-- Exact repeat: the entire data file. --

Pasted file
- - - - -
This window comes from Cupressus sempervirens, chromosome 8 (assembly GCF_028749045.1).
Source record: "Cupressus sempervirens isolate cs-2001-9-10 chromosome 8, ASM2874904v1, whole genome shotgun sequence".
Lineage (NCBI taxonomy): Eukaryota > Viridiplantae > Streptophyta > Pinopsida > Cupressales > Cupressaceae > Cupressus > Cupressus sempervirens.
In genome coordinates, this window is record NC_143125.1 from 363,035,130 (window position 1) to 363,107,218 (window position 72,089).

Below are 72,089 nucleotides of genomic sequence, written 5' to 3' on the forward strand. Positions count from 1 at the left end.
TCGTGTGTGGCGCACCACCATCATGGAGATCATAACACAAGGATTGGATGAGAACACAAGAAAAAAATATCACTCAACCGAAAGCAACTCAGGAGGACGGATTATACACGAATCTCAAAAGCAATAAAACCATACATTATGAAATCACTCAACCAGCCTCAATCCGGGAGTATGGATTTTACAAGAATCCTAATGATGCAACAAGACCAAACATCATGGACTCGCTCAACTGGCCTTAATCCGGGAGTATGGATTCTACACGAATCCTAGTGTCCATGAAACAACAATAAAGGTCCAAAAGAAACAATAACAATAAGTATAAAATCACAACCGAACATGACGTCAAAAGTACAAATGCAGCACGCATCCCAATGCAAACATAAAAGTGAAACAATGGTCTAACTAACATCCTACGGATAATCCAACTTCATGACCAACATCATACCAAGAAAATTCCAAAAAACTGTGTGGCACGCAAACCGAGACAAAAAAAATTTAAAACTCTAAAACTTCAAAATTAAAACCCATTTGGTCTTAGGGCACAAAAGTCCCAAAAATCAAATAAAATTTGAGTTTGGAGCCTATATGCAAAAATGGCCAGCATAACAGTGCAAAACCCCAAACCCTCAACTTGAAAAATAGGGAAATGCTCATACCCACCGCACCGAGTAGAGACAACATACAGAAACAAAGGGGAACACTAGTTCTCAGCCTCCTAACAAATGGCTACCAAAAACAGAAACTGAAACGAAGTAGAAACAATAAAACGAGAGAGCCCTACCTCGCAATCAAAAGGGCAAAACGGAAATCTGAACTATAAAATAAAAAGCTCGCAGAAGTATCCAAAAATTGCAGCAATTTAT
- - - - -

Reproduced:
This window comes from Cupressus sempervirens, chromosome 8 (assembly GCF_028749045.1).
Source record: "Cupressus sempervirens isolate cs-2001-9-10 chromosome 8, ASM2874904v1, whole genome shotgun sequence".
Lineage (NCBI taxonomy): Eukaryota > Viridiplantae > Streptophyta > Pinopsida > Cupressales > Cupressaceae > Cupressus > Cupressus sempervirens.
In genome coordinates, this window is record NC_143125.1 from 363,035,130 (window position 1) to 363,107,218 (window position 72,089).

Below are 72,089 nucleotides of genomic sequence, written 5' to 3' on the forward strand. Positions count from 1 at the left end.
TCGTGTGTGGCGCACCACCATCATGGAGATCATAACACAAGGATTGGATGAGAACACAAGAAAAAAATATCACTCAACCGAAAGCAACTCAGGAGGACGGATTATACACGAATCTCAAAAGCAATAAAACCATACATTATGAAATCACTCAACCAGCCTCAATCCGGGAGTATGGATTTTACAAGAATCCTAATGATGCAACAAGACCAAACATCATGGACTCGCTCAACTGGCCTTAATCCGGGAGTATGGATTCTACACGAATCCTAGTGTCCATGAAACAACAATAAAGGTCCAAAAGAAACAATAACAATAAGTATAAAATCACAACCGAACATGACGTCAAAAGTACAAATGCAGCACGCATCCCAATGCAAACATAAAAGTGAAACAATGGTCTAACTAACATCCTACGGATAATCCAACTTCATGACCAACATCATACCAAGAAAATTCCAAAAAACTGTGTGGCACGCAAACCGAGACAAAAAAAATTTAAAACTCTAAAACTTCAAAATTAAAACCCATTTGGTCTTAGGGCACAAAAGTCCCAAAAATCAAATAAAATTTGAGTTTGGAGCCTATATGCAAAAATGGCCAGCATAACAGTGCAAAACCCCAAACCCTCAACTTGAAAAATAGGGAAATGCTCATACCCACCGCACCGAGTAGAGACAACATACAGAAACAAAGGGGAACACTAGTTCTCAGCCTCCTAACAAATGGCTACCAAAAACAGAAACTGAAACGAAGTAGAAACAATAAAACGAGAGAGCCCTACCTCGCAATCAAAAGGGCAAAACGGAAATCTGAACTATAAAATAAAAAGCTCGCAGAAGTATCCAAAAATTGCAGCAATTTAT